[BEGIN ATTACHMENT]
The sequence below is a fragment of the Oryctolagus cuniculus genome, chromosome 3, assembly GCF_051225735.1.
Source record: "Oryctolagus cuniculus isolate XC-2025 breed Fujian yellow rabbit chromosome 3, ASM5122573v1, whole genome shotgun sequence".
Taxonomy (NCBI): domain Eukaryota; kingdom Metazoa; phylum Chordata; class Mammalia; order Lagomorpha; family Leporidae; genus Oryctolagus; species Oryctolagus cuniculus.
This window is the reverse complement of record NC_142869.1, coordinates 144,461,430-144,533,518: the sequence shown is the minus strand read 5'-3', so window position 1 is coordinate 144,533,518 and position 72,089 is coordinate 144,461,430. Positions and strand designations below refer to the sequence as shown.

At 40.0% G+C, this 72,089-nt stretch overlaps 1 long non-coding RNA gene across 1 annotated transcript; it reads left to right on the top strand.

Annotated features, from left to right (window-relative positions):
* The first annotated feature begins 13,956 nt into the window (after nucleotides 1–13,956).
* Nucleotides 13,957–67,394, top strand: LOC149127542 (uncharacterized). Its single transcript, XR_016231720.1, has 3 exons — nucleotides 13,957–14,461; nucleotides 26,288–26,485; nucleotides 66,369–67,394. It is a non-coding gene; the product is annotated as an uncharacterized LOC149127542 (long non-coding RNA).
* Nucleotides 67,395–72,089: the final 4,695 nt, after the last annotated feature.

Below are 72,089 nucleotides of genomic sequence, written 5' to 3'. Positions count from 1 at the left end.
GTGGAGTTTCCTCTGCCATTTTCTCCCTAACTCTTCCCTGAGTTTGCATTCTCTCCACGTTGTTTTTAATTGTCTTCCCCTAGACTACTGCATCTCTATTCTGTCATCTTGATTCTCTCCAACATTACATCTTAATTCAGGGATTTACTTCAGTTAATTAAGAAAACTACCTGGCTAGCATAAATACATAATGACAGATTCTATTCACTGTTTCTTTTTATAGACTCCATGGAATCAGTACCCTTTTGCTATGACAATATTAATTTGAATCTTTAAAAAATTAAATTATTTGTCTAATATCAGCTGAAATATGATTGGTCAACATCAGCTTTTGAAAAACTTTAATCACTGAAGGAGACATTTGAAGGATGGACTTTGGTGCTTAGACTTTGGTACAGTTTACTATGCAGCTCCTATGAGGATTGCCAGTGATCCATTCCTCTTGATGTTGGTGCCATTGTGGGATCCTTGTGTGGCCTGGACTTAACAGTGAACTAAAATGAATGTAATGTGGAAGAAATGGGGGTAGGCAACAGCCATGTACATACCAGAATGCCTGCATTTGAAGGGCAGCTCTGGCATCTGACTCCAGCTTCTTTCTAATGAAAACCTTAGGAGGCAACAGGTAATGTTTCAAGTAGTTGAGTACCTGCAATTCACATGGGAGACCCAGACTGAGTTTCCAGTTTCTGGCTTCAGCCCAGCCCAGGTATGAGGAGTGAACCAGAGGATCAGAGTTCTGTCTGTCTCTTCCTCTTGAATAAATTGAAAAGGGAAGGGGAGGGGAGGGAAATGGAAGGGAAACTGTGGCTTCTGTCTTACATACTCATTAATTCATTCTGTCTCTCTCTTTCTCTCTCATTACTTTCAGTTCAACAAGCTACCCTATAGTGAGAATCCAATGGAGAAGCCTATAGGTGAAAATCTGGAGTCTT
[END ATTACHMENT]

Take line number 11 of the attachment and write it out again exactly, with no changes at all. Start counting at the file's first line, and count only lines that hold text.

GTGGAGTTTCCTCTGCCATTTTCTCCCTAACTCTTCCCTGAGTTTGCATTCTCTCCACGTTGTTTTTAATTGTCTTCCCCTAGACTACTGCATCTCTATTCTGTCATCTTGATTCTCTCCAACATTACATCTTAATTCAGGGATTTACTTCAGTTAATTAAGAAAACTACCTGGCTAGCATAAATACATAATGACAGATTCTATTCACTGTTTCTTTTTATAGACTCCATGGAATCAGTACCCTTTTGCTATGACAATATTAATTTGAATCTTTAAAAAATTAAATTATTTGTCTAATATCAGCTGAAATATGATTGGTCAACATCAGCTTTTGAAAAACTTTAATCACTGAAGGAGACATTTGAAGGATGGACTTTGGTGCTTAGACTTTGGTACAGTTTACTATGCAGCTCCTATGAGGATTGCCAGTGATCCATTCCTCTTGATGTTGGTGCCATTGTGGGATCCTTGTGTGGCCTGGACTTAACAGTGAACTAAAATGAATGTAATGTGGAAGAAATGGGGGTAGGCAACAGCCATGTACATACCAGAATGCCTGCATTTGAAGGGCAGCTCTGGCATCTGACTCCAGCTTCTTTCTAATGAAAACCTTAGGAGGCAACAGGTAATGTTTCAAGTAGTTGAGTACCTGCAATTCACATGGGAGACCCAGACTGAGTTTCCAGTTTCTGGCTTCAGCCCAGCCCAGGTATGAGGAGTGAACCAGAGGATCAGAGTTCTGTCTGTCTCTTCCTCTTGAATAAATTGAAAAGGGAAGGGGAGGGGAGGGAAATGGAAGGGAAACTGTGGCTTCTGTCTTACATACTCATTAATTCATTCTGTCTCTCTCTTTCTCTCTCATTACTTTCAGTTCAACAAGCTACCCTATAGTGAGAATCCAATGGAGAAGCCTATAGGTGAAAATCTGGAGTCTT